LEDC: Bangladesh Between July-September 1998, Bangladesh suffered one of its worse ever floods. Despite flooding being common in this country, the floods of 1998 were particularly severe resulting in over 1000 deaths and 30 million people being made homeless POSITIVE EFFECTS OF FLOODING It is important to remember that whilst flooding has serious impacts on human life in Bangladesh it is also instrumental in the wellbeing of Bangladesh’s economy and the survival of its people. So what are these positive effects of flooding? . As well as providing water for crops, when flooding occurs, as there is friction between the water and the surface of the land, the water slows down and loses its energy. This loss of energy results in the deposition of rich fertile soil resulting in the providing important nutrients enabling people to grow crops; 2. This deposition of silt also creates land upon which people can live – for example the Ganges delta has been formed in this way as deposition has occured where the river has entered the Bay of Bengal.
EFFECTS OF THE 1998 FLOODS: Then there are the usually bad effects of natural disasters: 1. Over two thirds of the land area was covered by water and the capital, Dhaka, was 2m underwater. 2. 30 million people were made homeless in the floods with many losing all their belongings. 3. 1,070 people died – this death toll resulted from a number of things. As well as people being killed by drowning in the flood waters, health problems increased the number of deaths further.
Contamination of water by waste and dead bodies / animals, and the lack of a clean water supply resulted in the spread of disease such as cholera and typhoid. Further deaths from snake bites and other injuries which led to death through the lack of access to medical care. 4. Food supplies were severely affected as flooding destroyed the rice stocks with a total of 668,529ha of crops being destroyed; 5. The impact on the economy was signifcant with Bangadesh’s export industries seeing a 20% decrease in production with over 400 clothing factories forced to close. . Communications became difficult, with shopping impossible in the main port, as well as roads and railways having been swept away making the distribution of aid and the rescue operation very difficult. MEDC: Lynmouth The small village of Lynmouth, which is located in Devon was struck by one of the worst incidences of flooding in living history on the 15th August 1952. Some newpaper articles of that time suggested that the flood that hit Lynmouth would occur every 100-200 years. Effects: 1.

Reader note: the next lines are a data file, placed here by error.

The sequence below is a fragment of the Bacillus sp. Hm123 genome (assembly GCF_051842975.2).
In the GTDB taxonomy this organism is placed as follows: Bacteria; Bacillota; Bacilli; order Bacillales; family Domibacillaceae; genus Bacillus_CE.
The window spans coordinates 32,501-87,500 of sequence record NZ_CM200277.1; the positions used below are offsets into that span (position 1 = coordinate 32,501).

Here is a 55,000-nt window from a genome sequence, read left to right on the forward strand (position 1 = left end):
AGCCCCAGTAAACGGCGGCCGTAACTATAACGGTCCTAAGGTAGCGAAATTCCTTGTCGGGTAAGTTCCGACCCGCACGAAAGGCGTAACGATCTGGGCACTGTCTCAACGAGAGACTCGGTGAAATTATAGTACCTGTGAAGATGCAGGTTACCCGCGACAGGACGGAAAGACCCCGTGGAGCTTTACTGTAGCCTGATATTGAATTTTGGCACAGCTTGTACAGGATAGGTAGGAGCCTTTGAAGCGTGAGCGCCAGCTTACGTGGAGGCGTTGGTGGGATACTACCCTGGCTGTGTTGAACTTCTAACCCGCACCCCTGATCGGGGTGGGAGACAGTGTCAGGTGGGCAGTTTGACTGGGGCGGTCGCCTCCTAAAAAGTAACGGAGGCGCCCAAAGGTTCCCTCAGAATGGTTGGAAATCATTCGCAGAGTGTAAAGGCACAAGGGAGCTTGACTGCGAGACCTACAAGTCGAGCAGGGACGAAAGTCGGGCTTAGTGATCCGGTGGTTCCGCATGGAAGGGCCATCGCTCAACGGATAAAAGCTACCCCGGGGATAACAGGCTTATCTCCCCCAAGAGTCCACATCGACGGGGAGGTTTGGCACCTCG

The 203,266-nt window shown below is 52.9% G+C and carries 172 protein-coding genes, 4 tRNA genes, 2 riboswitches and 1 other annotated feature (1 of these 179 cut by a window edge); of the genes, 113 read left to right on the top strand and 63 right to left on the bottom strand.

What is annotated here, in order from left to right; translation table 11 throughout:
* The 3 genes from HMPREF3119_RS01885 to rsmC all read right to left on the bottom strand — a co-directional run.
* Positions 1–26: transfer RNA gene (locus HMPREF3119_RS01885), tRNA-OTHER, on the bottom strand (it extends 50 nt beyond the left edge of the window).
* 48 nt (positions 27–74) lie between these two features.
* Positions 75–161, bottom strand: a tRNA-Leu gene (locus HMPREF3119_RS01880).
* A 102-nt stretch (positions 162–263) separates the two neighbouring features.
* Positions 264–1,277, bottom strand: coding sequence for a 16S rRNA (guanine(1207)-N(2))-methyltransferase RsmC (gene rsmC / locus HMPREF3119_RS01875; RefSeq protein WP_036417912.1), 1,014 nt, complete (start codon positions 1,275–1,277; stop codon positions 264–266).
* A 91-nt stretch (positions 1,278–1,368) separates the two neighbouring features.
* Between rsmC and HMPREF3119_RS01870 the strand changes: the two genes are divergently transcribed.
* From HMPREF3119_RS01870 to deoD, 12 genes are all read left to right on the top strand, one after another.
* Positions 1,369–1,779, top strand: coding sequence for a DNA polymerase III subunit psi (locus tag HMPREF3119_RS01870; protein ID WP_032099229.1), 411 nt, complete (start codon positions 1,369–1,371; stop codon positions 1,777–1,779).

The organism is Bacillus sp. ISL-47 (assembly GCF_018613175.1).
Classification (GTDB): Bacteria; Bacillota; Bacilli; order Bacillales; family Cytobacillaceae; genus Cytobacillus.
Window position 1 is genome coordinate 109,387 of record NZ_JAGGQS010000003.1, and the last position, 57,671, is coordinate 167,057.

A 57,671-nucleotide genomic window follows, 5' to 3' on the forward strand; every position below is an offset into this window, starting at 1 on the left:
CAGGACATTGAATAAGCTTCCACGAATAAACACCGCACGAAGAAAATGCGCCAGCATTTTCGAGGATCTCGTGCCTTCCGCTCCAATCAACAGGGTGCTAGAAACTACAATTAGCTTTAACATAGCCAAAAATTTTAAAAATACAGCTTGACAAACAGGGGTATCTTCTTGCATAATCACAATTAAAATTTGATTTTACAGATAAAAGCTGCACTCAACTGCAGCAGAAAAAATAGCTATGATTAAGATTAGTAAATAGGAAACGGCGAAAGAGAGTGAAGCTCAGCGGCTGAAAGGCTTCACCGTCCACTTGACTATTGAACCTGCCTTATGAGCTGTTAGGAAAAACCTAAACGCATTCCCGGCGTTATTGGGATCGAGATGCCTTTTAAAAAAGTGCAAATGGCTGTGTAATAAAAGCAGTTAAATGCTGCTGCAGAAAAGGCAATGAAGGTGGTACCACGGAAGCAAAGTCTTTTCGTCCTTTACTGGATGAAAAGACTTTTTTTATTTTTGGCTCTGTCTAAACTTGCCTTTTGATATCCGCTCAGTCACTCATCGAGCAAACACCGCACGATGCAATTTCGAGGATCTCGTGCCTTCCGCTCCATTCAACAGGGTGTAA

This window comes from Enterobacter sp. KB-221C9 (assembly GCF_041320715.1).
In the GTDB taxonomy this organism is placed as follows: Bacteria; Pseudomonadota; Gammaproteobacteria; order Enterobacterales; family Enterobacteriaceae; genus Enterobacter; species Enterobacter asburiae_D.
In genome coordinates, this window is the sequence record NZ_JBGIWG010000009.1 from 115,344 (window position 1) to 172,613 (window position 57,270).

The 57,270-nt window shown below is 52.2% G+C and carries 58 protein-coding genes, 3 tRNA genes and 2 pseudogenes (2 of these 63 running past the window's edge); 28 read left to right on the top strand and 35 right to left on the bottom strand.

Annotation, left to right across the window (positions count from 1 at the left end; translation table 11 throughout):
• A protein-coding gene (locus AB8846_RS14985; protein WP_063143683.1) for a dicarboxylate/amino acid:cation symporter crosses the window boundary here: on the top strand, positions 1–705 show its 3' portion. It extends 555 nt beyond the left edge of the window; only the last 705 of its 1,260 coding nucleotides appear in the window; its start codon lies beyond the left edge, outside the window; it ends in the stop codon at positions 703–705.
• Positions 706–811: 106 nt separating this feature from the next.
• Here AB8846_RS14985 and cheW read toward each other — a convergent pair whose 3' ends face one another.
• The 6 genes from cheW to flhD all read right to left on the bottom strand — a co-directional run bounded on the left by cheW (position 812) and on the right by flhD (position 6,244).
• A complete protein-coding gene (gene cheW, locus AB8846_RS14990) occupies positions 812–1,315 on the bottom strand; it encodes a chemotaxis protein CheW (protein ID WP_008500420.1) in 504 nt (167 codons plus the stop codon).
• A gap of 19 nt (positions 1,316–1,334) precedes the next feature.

Debris built up behind bridges resulting in the build up of a flow of water which eventually burst resulting in torrents of water flowing through Lynmouth with 34 people being killed in the disaster. Though this number is considerably lower than the death toll of Bangladesh, it is expected when looking at the defence systems between the MEDC and LEDC, but also population differences.. 2. The West Lyn river took its original course flowing straight through Lynmouth destroying 90 houses and hotels.
This is obviously a big burden on the towns economy ( less money from tourism), but also for the insurance companies which pay up. The people who lost their homes will have to find another place to live as their homes are being rebuilt. The town had the potential at that time to become a ghost town as the inhabitants believed it was not sufficiently protected from nature. 3. Lots of personal property had been lost in the flooding.
A total of 132 cars and 19 boats were swept away- some as far away as the ocean as the river had such a high velocity ( it even carried boulders). 4. Some of the lynmouth crops were damaged and some of the livestock washed away resulting in a great economic lose to the farmers. 5. After the flooding had occurred the government had to increase flood defences to make the chance of another great flood less likely. So new flood management teams where bought in to help protect the village- a positive effect.